This isn't a bad idea, but it doesn't take long before it devolves into dull clue-hunting. Rather than the NPCs being people, they start to feel like cards you just flip over and glance at to see if they're the one you need.

To have us consider the NPCs as people, they need to be more than sources of information. Making NPCs more complex is easy - I can build NPCs that have schedules, like random things, behave differently depending on the weather, whatever. But this complexity only matters if it is "surfaced" to the player. That is, if the player never wants to interact with that complexity, the complexity is just in the way of what the player wants to do.

The complexity we can create depends on the mechanics of the game world. For example, in Rune Factory the calendar plays a big role. So the characters have birthdays and celebrate different festivals in different ways. But this wouldn't work in, say, Fallout 4, because the calendar doesn't matter in that game.

This is an "offloaded" method of interaction. Rather than building a complicated way of interacting with the NPCs, the method is deceptively simple: it's limited to "talk" and "give gift". The complexity comes from managing your timing and the gift you give.

This is "deceptively" simple because it is functionally equivalent to keyword dialog. The only difference is that rather than choosing time and gift from a menu that pops up when you talk to the character, you choose it from the world. You pop up your inventory list and select the item from that. You waste time until it's the right time, and then trigger the event. It's fundamentally the same, we've just offloaded the menu options to world interactions that carry over when you interact with the character.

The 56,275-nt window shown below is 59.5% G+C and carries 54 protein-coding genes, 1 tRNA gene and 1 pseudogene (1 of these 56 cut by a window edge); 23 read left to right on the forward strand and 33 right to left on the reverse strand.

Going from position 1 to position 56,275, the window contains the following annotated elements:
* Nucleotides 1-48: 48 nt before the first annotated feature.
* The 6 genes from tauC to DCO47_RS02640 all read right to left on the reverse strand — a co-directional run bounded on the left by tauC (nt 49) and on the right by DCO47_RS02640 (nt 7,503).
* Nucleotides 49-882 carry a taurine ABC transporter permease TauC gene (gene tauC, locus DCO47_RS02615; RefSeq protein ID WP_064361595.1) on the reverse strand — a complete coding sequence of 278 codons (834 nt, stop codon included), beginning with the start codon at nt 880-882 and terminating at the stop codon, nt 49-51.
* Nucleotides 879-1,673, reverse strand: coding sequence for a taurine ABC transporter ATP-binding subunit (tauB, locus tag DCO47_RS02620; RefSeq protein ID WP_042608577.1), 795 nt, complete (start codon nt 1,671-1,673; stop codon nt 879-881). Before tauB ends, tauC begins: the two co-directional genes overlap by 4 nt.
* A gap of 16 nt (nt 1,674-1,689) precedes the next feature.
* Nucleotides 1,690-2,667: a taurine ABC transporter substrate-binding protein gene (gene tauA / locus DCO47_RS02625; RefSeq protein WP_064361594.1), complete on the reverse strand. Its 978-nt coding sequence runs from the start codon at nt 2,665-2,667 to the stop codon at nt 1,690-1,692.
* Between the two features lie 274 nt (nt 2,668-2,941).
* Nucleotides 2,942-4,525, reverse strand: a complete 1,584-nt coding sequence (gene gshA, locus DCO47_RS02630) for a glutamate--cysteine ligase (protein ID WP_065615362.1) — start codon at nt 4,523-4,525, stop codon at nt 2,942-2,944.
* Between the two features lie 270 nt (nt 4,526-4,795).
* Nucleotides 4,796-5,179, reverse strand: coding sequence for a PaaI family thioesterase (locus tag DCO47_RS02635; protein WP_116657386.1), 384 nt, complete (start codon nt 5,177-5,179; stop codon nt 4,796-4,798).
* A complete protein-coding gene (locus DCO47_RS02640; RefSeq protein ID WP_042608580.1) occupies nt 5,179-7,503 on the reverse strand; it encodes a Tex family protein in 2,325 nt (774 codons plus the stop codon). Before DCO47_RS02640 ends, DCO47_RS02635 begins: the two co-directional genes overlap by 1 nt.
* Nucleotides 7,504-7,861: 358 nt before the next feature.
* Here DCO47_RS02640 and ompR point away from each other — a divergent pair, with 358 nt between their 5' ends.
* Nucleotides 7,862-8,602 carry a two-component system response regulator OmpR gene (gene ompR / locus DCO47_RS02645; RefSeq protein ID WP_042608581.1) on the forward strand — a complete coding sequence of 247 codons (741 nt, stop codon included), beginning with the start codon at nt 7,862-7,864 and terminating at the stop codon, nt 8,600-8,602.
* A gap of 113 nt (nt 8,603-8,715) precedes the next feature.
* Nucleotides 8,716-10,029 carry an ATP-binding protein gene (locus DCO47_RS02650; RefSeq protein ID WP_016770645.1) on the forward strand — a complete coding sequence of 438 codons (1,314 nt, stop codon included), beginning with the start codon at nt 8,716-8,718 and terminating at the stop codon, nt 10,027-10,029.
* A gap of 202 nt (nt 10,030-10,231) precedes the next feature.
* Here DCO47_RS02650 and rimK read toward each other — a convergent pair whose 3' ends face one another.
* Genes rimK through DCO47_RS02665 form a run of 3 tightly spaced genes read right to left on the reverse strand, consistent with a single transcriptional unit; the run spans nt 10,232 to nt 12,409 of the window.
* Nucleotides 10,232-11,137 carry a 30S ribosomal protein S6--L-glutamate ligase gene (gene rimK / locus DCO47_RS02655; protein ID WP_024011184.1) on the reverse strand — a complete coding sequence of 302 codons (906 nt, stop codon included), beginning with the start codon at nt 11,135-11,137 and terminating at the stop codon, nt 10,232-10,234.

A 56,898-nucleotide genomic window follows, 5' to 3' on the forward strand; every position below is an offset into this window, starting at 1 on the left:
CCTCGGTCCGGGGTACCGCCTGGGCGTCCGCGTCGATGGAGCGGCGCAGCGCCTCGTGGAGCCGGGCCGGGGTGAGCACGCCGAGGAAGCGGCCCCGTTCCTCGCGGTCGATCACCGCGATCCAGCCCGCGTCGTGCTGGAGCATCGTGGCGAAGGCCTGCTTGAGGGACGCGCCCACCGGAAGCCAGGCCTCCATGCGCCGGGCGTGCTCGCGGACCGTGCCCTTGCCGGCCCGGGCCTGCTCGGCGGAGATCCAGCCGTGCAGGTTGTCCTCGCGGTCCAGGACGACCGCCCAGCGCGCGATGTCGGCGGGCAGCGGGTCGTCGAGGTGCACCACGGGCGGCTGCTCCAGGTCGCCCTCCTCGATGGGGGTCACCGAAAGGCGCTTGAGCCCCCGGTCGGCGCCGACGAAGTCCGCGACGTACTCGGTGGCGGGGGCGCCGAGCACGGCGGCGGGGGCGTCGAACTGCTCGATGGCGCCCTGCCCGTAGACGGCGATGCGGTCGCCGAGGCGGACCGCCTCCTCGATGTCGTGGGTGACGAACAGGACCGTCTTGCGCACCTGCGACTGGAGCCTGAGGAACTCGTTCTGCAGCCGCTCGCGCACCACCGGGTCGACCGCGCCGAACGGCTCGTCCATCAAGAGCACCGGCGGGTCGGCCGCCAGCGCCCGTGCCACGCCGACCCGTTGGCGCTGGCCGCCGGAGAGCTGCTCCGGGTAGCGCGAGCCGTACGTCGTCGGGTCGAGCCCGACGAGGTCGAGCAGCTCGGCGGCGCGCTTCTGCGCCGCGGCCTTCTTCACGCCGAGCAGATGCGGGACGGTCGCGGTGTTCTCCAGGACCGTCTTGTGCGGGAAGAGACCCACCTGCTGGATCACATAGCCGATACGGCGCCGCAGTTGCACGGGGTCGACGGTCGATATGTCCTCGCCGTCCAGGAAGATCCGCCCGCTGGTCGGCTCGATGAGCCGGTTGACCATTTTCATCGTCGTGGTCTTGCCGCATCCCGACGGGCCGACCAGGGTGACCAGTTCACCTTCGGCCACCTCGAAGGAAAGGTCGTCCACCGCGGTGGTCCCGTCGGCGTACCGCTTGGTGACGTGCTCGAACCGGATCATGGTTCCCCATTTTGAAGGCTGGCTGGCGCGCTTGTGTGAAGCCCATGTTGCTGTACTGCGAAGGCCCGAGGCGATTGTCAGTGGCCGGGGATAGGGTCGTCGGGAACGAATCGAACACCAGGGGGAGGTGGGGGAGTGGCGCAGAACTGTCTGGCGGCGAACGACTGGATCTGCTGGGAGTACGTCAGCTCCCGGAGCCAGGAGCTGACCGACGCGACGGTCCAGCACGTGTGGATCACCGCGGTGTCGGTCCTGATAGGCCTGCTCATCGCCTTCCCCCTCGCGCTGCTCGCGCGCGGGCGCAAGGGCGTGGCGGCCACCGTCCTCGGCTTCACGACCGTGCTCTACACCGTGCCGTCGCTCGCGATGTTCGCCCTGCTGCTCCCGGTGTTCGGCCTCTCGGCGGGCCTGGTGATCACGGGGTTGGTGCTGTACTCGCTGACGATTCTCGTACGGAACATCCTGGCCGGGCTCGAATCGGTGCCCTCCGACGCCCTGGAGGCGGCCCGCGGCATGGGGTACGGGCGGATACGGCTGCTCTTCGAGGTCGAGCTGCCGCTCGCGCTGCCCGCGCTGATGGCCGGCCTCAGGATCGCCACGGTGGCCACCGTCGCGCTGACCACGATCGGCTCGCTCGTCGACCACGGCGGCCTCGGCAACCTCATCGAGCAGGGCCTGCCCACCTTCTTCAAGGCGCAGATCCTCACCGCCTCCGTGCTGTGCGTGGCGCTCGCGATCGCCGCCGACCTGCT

Of course, this is a bit more "punchy" than an ordinary keyword system, because if you select the wrong options you will suffer a penalty rather than just getting to try again. That's the real difference between this and the keyword system: choices have ramifications.

What kind of interaction system do we have where choices have ramifications?


Shopping is about choosing things you want to buy and sell. The exact things you buy and sell depend on your resources, the kinds of things the NPC sells/buys, and what you are trying to accomplish in the larger scope of the game. It never feels complex, but choosing whether to buy a piece of armor, a potion, or a weapon is a surprisingly complex dance that players can pull off intuitively.

Right now, when we think about choices with ramifications, we tend to think of dating games. Choosing gifts and dates and pandering dialog choices. But I don't think that's a good mechanic. I think we should consider our social interactions more like shops. Rather than a given choice being bad or good, it's about a given choice suiting your needs and tactics.

There's no "bad" options in a shop, because weaker options cost less and stronger options cost more. Even meta options such as buying shares or directing supply runs aren't good or bad, they depend on how much you plan to return to this area and whether it suits your current means.